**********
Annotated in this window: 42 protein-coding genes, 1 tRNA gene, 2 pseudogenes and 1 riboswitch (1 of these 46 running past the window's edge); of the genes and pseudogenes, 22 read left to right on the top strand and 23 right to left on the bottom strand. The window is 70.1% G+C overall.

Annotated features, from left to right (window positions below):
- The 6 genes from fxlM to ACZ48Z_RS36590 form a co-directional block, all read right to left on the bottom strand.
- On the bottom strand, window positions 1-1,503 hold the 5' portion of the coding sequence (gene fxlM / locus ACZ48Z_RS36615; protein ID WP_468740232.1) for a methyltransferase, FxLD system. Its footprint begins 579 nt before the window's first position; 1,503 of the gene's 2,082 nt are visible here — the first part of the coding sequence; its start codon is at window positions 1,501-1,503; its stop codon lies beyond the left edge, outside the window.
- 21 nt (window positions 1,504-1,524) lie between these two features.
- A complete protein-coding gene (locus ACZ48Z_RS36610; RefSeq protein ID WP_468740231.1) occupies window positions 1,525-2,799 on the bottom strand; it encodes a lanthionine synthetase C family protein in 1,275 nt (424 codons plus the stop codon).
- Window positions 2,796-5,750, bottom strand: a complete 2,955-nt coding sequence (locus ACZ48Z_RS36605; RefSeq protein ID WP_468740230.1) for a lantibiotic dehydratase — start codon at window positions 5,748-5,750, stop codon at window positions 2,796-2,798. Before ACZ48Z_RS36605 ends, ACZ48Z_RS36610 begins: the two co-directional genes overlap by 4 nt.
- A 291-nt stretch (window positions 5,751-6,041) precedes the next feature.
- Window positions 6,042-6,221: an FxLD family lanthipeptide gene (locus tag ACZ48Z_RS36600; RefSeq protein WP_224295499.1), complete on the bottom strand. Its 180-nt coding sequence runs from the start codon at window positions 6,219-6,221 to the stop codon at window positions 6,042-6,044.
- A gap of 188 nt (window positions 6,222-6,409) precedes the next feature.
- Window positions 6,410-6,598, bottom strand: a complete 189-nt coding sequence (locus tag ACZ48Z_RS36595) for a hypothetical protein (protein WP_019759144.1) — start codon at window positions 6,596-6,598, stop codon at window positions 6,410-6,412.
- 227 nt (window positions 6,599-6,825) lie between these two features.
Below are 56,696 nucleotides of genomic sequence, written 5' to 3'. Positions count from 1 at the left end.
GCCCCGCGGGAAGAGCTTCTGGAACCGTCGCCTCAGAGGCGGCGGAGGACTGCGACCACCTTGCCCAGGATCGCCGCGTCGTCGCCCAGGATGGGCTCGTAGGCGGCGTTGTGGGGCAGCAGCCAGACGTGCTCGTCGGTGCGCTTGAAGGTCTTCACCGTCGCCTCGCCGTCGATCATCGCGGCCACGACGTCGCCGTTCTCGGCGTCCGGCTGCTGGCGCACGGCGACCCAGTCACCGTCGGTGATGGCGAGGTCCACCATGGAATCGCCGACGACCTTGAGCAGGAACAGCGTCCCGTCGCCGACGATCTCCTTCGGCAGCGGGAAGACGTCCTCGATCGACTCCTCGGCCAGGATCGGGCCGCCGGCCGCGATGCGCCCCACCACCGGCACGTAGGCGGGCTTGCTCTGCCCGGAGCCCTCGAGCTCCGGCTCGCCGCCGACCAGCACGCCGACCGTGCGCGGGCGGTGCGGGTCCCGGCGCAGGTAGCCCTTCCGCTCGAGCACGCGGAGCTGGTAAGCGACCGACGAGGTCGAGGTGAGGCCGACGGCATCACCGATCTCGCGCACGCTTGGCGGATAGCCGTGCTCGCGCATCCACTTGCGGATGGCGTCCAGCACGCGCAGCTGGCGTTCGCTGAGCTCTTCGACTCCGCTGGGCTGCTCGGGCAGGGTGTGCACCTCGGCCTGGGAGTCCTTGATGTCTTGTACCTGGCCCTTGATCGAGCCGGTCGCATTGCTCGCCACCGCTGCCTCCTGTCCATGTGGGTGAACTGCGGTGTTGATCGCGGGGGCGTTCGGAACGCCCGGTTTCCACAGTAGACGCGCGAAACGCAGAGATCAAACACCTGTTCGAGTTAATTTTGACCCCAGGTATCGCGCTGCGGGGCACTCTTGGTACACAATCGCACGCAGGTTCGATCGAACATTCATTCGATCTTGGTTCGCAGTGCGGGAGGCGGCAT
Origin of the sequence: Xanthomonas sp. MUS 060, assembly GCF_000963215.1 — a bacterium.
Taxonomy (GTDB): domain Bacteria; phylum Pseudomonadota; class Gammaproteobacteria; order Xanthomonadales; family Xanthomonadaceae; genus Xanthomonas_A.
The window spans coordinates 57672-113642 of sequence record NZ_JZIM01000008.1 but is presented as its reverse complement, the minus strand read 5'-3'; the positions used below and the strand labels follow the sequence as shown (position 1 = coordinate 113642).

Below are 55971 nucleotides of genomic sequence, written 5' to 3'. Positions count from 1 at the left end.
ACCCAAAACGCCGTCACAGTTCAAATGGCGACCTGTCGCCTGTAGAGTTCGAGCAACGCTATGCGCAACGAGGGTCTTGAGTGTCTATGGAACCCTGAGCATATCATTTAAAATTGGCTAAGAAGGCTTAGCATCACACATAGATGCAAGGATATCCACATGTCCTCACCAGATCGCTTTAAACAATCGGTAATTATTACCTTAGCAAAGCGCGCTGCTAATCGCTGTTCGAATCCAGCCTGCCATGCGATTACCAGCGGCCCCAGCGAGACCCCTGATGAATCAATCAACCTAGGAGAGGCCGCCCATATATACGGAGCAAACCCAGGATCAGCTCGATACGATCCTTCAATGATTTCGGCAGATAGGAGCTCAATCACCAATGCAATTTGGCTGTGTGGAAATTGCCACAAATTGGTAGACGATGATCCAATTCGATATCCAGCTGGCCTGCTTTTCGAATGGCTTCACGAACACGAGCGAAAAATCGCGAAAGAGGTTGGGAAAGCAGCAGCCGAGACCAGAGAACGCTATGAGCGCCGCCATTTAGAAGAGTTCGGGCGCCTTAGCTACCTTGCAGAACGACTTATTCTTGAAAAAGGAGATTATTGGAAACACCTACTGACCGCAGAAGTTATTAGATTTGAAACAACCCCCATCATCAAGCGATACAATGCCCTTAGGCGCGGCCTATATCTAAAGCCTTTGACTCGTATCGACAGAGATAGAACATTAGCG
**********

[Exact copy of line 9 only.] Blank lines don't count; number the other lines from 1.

- Window positions 6,042-6,221: an FxLD family lanthipeptide gene (locus tag ACZ48Z_RS36600; RefSeq protein WP_224295499.1), complete on the bottom strand. Its 180-nt coding sequence runs from the start codon at window positions 6,219-6,221 to the stop codon at window positions 6,042-6,044.